Three Buffalo Police officers have been cleared of wrongdoing in two shooting cases – one resulting in the death of an ex-convict who was high on cocaine.

Erie County District Attorney Frank A. Sedita III said the grand jury findings were handed up earlier in the week.

Mark P. Andrzejak, 35, was cleared in the fatal shooting of parolee John A. Sordetto in the 400 block of Tonawanda Street about 5 a.m. May 27.

Karl B. Schultz, 26, and Jason R. Whitenight, 28, were cleared in the shooting of Wilson Morales, 17, at French and Moselle streets, about 3 a.m. June 24, following a high-speed car chase.

Thomas H. Burton, chief attorney for the Buffalo Police Benevolent Association, said Schultz and Whitenight testified before a grand jury two weeks ago and Andrzejak testified before a different grand jury on Wednesday. .

Sordetto, 25, a convicted burglar who had been kicked out of a Bailey Avenue halfway house for parolees a day before he was fatally shot, fought with Andrzejak, who had stopped him for questioning about the theft of a Buffalo police car about a half-hour earlier. As Andrzejak attempted to handcuff him, Sordetto punched him in the eye and tried to take his service pistol.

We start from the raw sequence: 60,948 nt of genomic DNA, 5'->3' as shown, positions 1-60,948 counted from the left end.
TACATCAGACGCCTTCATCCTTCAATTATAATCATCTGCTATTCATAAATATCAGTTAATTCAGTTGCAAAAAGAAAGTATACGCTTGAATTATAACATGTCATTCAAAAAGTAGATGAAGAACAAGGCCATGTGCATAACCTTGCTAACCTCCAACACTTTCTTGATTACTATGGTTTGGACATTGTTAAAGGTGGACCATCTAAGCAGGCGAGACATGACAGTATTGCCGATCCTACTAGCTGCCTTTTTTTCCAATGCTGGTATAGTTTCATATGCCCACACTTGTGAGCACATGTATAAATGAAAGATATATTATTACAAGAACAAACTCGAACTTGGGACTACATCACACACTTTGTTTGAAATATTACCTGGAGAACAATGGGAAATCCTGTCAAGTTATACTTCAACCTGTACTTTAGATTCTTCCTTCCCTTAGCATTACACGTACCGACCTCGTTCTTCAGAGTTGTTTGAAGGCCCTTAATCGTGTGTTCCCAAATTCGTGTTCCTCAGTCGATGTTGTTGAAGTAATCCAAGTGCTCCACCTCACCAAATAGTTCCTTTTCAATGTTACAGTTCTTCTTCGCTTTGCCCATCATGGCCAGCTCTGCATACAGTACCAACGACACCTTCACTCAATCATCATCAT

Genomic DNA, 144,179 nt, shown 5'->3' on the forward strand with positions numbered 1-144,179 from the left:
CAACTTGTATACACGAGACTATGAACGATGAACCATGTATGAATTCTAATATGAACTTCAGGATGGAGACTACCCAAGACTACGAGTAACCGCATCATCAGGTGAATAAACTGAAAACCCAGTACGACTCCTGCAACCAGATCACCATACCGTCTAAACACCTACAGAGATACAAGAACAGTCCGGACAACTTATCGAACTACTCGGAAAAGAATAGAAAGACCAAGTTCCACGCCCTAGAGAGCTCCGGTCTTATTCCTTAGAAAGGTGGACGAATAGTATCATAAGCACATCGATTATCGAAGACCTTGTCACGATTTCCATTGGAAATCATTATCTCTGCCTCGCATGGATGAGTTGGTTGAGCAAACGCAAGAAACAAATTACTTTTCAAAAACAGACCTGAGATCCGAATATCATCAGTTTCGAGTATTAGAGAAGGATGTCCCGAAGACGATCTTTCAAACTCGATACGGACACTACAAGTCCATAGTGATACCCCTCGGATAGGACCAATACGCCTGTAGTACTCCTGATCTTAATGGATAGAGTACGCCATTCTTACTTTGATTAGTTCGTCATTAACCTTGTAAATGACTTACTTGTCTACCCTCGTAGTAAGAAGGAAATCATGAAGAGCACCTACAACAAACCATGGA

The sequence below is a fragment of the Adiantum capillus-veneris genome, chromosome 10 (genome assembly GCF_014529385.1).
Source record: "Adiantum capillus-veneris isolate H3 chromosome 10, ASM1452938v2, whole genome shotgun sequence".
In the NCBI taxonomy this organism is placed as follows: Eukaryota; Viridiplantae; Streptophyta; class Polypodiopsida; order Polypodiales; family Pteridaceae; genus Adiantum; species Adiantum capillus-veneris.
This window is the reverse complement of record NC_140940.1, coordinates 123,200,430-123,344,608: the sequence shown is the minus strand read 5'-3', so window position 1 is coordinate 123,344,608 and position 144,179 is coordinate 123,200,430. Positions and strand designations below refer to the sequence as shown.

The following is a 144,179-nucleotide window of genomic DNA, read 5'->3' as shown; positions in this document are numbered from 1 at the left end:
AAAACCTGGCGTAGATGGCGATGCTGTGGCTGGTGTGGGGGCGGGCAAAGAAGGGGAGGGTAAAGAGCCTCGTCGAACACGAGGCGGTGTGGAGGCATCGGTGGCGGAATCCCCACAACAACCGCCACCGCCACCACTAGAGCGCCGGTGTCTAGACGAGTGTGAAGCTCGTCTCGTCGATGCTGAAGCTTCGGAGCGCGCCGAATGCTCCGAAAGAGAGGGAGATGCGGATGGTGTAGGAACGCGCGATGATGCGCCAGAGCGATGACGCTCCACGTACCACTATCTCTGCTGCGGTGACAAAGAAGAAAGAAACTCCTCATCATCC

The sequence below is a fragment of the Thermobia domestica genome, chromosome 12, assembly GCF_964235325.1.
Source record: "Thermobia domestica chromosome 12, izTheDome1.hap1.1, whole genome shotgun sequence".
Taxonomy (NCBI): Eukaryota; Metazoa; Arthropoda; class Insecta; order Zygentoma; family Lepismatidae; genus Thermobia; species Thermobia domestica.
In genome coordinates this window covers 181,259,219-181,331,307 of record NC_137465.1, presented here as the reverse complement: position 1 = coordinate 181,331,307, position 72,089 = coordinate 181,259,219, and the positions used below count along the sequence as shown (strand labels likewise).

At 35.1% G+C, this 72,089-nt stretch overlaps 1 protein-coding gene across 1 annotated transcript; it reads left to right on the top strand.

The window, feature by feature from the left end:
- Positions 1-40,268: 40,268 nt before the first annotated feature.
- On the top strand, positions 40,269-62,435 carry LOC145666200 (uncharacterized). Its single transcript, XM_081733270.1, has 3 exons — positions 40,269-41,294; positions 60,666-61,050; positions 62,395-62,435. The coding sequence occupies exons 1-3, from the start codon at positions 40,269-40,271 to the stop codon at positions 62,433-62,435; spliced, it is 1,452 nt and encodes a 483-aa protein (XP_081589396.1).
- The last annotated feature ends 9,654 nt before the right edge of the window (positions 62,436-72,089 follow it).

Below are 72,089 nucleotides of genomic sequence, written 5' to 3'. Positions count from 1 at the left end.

Andrzejak shot Sordetto before passing out. Sordetto died later in Erie County Medical Center. Sordetto, who was ultimately cleared in the stolen police car case, had been sent to the Buffalo halfway house in March after serving nearly three years for a Buffalo burglary.

Andrzejak, now back on duty with D District, was off for two months of medical leave, recuperating from head and eye injuries suffered in the confrontation with Sordetto.

Burton said Andrzejak fired at Sordetto “in a life-or-death struggle with a parolee high on cocaine and fortunately the officer came out on top.”

Schultz and Whitenight both fired into the van driven by Morales, who was chased throughout the East Side. Morales attempted to back the van into Whitenight after crashing near the suspect’s French Street home. Morales, who is still recuperating, faces trial on charges of assaulting a police officer and unlawfully fleeing from a police officer.

Burton said Whitenight fired in self-defense because he found himself “in every cop’s nightmare, suddenly being on the receiving end of a vehicle with its engine roaring.” He said Schultz fired into the vehicle “to protect his partner.”